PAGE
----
The FCC’s Spectrum Dashboard provides a public means for reviewing how spectrum bands are allocated and what they’re used for, as well as who holds licenses in what areas. It covers the most useful frequency ranges from 225 MHz to 3.7 GHz. It’s available at http://reboot.fcc.gov/reform/systems/spectrum-dashboard.

Mitigating The Spectrum Problem

This problem is not new. It has been going on for years but has gotten worse as technology changes have brought us smart phones, high-speed data, HDTV, and fast Internet access. This unending dilemma has brought forth a mix of constant new methods, policies, and technologies. Yet more needs to be done.

One of the oldest methods of preserving spectrum is to allow multiple users to use the same frequency in situations where one signal won’t interfere with another, such as AM and FM broadcasting.

There are dozens of AM radio stations at 780 kHz, but they’re widely spaced throughout the country. There is little chance that one will interfere with another, especially during the day when range is limited to a hundred miles or so. At night with sky-wave bounce conditions, some interference may occur. But typically, frequency and geographical locations are selected to minimize such problems.

The same goes with FM. Many stations use 98.7 MHz. But since most FM signals only travel a maximum of 70 to 100 miles, many stations can be assigned to the same frequency.

Cellular phone systems reuse frequencies by carefully spacing adjacent cell sites and adjusting cell antenna height and directivity as well as power level. Since most cell site ranges are good for only a few miles or so, many calls can be added on the same frequencies over a coverage area.

The movement to femto cells and smaller pico and metro cells by the cellular operators will help extend the frequency reuse method further by limiting cell site range to less than a mile and in some cases only several hundred feet. LMR stations operate the same way, using VHF and UHF for handhelds and mobile radios over short distances.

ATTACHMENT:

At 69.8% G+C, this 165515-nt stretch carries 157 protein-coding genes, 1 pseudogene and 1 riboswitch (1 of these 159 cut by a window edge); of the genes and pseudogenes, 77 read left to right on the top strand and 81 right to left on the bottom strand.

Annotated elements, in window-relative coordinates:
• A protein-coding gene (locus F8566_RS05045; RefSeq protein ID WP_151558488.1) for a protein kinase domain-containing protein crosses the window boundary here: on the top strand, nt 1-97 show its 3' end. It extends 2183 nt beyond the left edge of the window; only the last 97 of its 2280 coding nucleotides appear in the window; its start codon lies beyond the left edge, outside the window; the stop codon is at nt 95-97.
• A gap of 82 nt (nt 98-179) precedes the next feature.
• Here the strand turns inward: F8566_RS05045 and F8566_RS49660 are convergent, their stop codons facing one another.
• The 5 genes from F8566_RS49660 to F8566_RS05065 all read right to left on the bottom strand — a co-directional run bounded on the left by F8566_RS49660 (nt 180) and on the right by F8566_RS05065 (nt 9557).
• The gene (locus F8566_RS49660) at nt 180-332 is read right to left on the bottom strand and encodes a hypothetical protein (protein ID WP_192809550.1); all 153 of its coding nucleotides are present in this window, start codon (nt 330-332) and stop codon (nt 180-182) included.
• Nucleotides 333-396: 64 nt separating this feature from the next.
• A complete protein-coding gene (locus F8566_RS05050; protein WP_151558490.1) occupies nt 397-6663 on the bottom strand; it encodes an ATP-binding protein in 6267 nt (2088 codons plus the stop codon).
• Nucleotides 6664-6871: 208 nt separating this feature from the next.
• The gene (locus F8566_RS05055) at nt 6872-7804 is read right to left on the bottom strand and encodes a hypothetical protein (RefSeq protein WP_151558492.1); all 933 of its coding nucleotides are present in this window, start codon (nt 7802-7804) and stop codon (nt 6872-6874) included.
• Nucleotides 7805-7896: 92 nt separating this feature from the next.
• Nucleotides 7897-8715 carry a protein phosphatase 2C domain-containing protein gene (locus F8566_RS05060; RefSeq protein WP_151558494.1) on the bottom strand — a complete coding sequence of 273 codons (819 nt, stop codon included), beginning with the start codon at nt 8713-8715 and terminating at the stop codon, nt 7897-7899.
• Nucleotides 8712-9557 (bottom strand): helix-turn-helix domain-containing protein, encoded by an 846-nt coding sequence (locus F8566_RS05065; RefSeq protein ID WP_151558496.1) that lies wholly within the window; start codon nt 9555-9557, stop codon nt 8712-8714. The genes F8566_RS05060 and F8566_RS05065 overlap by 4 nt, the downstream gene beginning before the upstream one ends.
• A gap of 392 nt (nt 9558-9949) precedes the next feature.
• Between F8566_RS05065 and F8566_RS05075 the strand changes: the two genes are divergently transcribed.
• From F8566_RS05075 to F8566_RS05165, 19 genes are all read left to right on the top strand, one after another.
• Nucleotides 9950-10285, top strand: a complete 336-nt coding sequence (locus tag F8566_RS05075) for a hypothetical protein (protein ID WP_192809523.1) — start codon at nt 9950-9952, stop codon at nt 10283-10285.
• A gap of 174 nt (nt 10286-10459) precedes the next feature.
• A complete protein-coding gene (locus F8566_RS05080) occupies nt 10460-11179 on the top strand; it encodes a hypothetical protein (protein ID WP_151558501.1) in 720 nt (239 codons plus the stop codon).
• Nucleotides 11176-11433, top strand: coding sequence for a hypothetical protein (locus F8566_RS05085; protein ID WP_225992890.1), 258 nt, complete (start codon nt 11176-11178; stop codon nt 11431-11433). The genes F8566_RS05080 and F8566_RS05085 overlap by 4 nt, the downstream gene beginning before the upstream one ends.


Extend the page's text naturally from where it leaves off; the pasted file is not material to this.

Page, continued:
If you run out of space at the lower frequencies, seek spectrum at higher frequencies where there’s more space. That’s what we’ve been doing the last few decades. As ICs and other solid-state devices have been developed, improved higher-frequency operation has been enabled, making it possible to move some services to higher frequency ranges. Cellular radios started out in the 800- to 900-MHz range, which is still used. But today, there are many newer bands at frequencies in the 1800- to 2700-MHz range.

Wi-Fi LANs initially used 2.4 GHz and still do, though newer frequency assignments in the 5-GHz range are now available. Most radio services gradually move up in frequency if the spectrum is available and electronic equipment is available to support it. Look for Wi-Fi to move to 60 GHz as the new wireless standards are developed and approved, such as 802.11ad.  

Meanwhile, the industry has been striving to develop more spectrally efficient electronics for years. Modulation and access methods have gone a long way in boosting the number of signals per given bandwidth.

The original cellular phones using FM were quickly replaced by digital modulation methods using time division multiplexing (TDM). Next came spread spectrum such as direct sequence and frequency-hopping methods that squeezed many users into a common spectrum assignment.

OFDM is even more spectrally efficient. The Long Term Evolution (LTE) cellular standard uses OFDM and higher-level modulation schemes to get high data rates into narrower channels. An OFDM version called discrete multitone (DMT) is used to get high speeds on limited bandwidth telephone twisted pair cable in DSL high-speed Internet systems (see “Understanding Modern Digital Modulation Techniques”).